How the Beatles destroyed rock 'n' roll : an alternative history of American popular music

by Wald, Elijah.

Format: Print Book 2009
Availability: Available at 4 Libraries 4 of 4 copies
Available (4)
Location Collection Call #
CLP - Main Library Second Floor - Non-fiction ML3477.W35 2009
Location  CLP - Main Library
Collection  Second Floor - Non-fiction
Call Number  ML3477.W35 2009
Cooper-Siegel Community Library Non-Fiction 781.64 WAL
Location  Cooper-Siegel Community Library
Collection  Non-Fiction
Call Number  781.64 WAL
Monroeville Public Library Non-fiction 781.64 WALD
Location  Monroeville Public Library
Collection  Non-fiction
Call Number  781.64 WALD
Shaler North Hills Library Non-Fiction 781.64 W
Location  Shaler North Hills Library
Collection  Non-Fiction
Call Number  781.64 W
"There are no definitive histories," writes Elijah Wald, in this provocative reassessment of American popular music, "because the past keeps looking different as the present changes." Earlier musical styles sound different to us today because we hear them through the musical filter of otherstyles that came after them, all the way through funk and hiphop.As its blasphemous title suggests, How the Beatles Destroyed Rock 'n' Roll rejects the conventional pieties of mainstream jazz and rock history. Rather than concentrating on those traditionally favored styles, the book traces the evolution of popular music through developing tastes, trends andtechnologies--including the role of records, radio, jukeboxes and television --to give a fuller, more balanced account of the broad variety of music that captivated listeners over the course of the twentieth century. Wald revisits original sources--recordings, period articles, memoirs, andinterviews--to highlight how music was actually heard and experienced over the years. And in a refreshing departure from more typical histories, he focuses on the world of working musicians and ordinary listeners rather than stars and specialists. He looks for example at the evolution of jazz asdance music, and rock 'n' roll through the eyes of the screaming, twisting teenage girls who made up the bulk of its early audience. Duke Ellington, Benny Goodman, Frank Sinatra, Elvis Presley, Chuck Berry, and the Beatles are all here, but Wald also discusses less familiar names like Paul Whiteman,Guy Lombardo, Mitch Miller, Jo Stafford, Frankie Avalon, and the Shirelles, who in some cases were far more popular than those bright stars we all know today, and who more accurately represent the mainstream of their times.Written with verve and style, How the Beatles Destroyed Rock 'n' Roll shakes up our staid notions of music history and helps us hear American popular music with new ears.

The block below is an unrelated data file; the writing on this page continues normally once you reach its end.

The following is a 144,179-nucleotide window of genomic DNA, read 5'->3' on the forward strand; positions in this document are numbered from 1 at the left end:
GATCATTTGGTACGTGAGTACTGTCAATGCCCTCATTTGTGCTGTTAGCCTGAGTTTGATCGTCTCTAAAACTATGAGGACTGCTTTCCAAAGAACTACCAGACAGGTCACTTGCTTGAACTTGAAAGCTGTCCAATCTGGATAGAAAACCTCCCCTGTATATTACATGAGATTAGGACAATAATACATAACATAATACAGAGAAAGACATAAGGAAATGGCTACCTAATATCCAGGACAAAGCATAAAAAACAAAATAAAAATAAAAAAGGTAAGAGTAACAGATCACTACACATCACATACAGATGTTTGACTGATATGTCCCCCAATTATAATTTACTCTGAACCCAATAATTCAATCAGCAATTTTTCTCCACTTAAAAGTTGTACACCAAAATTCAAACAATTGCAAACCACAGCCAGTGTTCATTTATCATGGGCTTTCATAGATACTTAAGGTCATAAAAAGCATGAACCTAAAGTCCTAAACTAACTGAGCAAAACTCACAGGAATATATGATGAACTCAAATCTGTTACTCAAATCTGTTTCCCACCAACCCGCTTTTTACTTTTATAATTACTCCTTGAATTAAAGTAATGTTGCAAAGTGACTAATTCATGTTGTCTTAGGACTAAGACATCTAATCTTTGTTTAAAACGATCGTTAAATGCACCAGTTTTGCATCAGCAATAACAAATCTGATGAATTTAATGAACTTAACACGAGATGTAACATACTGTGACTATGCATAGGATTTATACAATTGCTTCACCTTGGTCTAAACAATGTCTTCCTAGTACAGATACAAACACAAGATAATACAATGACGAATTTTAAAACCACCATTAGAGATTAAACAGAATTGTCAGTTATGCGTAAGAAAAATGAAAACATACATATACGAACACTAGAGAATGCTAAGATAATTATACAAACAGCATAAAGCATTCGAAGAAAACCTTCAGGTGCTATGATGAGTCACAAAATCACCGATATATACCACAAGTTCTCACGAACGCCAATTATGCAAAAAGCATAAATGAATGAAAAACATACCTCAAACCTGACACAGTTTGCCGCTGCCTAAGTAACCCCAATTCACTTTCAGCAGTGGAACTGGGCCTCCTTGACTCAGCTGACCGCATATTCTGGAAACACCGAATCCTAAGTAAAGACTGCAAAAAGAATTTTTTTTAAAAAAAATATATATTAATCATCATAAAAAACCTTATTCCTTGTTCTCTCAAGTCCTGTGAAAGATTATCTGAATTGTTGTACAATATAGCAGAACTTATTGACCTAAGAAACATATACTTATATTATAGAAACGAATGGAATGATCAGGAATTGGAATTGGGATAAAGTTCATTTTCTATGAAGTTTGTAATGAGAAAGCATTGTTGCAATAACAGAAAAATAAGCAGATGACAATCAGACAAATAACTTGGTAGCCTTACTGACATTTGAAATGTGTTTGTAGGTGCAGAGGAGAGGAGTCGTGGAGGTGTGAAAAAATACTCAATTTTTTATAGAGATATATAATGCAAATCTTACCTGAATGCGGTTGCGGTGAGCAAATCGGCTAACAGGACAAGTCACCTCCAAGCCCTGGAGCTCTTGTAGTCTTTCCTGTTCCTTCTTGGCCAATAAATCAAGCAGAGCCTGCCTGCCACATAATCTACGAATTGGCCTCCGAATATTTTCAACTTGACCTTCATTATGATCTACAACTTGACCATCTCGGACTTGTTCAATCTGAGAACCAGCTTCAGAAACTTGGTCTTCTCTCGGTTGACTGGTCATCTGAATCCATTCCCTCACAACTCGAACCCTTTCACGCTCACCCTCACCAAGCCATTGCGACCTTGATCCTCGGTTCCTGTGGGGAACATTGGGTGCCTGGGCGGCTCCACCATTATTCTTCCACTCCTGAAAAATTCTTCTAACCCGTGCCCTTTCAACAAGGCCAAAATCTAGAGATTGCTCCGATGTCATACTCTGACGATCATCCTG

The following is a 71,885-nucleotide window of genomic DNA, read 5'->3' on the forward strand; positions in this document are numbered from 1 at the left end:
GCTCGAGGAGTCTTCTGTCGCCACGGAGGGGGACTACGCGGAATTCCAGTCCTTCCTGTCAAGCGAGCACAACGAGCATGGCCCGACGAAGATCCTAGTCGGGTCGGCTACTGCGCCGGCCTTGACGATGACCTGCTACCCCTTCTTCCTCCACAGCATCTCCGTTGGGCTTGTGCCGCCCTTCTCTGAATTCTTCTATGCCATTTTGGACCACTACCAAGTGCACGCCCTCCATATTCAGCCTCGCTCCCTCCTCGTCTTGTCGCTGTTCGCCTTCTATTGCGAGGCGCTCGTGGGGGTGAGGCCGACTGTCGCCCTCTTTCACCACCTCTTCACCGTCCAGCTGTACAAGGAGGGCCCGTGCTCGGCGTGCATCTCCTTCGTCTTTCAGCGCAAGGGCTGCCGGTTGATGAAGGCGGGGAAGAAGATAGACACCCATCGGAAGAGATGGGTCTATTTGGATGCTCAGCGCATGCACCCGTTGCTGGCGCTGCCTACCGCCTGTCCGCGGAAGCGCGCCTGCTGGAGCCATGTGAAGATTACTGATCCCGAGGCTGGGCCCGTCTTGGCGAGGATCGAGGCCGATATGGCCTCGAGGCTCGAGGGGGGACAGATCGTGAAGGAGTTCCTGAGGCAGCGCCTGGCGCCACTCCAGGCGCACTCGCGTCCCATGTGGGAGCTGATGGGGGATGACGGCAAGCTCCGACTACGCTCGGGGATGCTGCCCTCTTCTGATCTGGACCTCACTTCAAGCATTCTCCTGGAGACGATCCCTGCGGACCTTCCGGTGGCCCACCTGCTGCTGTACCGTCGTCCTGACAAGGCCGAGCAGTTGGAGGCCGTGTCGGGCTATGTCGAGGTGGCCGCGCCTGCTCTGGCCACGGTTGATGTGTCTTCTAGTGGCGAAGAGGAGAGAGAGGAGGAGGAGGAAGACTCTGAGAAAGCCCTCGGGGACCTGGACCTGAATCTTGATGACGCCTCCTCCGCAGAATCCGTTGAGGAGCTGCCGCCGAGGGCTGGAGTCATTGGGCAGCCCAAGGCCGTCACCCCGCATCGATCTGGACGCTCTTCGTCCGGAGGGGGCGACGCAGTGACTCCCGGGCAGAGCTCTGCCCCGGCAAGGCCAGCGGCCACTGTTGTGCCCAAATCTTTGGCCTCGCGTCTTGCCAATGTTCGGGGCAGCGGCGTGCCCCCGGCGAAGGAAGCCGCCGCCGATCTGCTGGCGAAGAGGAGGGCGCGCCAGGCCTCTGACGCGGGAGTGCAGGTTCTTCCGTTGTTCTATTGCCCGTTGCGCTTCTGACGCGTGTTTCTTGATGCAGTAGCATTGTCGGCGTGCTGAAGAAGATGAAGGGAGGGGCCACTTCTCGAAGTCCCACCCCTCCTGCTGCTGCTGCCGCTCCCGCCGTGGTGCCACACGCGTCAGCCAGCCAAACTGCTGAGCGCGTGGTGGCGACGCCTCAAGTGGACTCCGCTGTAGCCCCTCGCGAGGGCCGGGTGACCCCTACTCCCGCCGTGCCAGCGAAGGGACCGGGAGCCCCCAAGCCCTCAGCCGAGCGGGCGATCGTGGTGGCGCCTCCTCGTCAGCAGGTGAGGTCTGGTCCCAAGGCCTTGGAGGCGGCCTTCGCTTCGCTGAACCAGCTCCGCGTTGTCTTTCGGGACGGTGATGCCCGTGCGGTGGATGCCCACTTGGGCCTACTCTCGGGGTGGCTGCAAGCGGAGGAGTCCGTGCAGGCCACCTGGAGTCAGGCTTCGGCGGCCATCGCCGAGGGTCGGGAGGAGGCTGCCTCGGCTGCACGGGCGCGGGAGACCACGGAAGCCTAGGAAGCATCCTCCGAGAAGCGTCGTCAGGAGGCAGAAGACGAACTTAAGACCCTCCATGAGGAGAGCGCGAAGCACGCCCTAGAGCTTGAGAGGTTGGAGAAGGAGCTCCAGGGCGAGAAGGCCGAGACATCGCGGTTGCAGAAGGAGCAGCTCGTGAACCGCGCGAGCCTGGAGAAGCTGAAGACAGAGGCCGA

Amateurs and executants
The ragtime life
Everybody's doin' it
Alexander's got a jazz band now
Cake eaters and hooch drinkers
The king of jazz
The record, the song, and the radio
Sons of Whiteman
Swing that music
Technology and its discontents
Walking floors and jumpin' jive
Selling the American ballad
Rock the joint
Big records for adults
Teen idyll
Twisting girls change the world
Say you want a revolution.

Published Reviews
Booklist Review: "Wald contends that the Beatles, when they became a studio-bound band, split listening music away from dancing music, creating a bifurcation in pop music as a whole that limits cross-pollination and separates white and black music makers because the latter rarely achieve the financial security to stop playing live for dance-oriented fans. Adamant that he is writing history, not criticism, Wald avoids qualitative assessment as he chronicles popular music from the early 1900s to rap, making frequent comparisons between Paul Whiteman's band and the Beatles. Whiteman, though largely dismissed by critics today, was nearly as popular in his time as were the Beatles in theirs, but for Whiteman the technology to allow his band to stay active without live appearances didn't exist. Wald's quarrel isn't with the Beatles as much as with mainstream media and music-biz publicity that lionize certain musical influences so that the past looks simpler than it was and pop-music history is skewed toward particular artists and styles whose importance is fundamentally more mythic than real. And that's just Wald's main argument. Engrossing stuff.--Tribby, Mike Copyright 2009 Booklist"
From Booklist, Copyright (c) American Library Association. Used with permission.
Additional Information
Subjects Popular music -- United States -- History and criticism.
Publisher Oxford ; New York :Oxford University Press,2009
Language English
Description x, 323 pages, 16 unnumbered pages of plates : illustrations ; 24 cm
Bibliography Notes Includes bibliographical references (pages [281]-289) and index.
ISBN 9780195341546 (hardcover : alk. paper)
0195341546 (hardcover : alk. paper)
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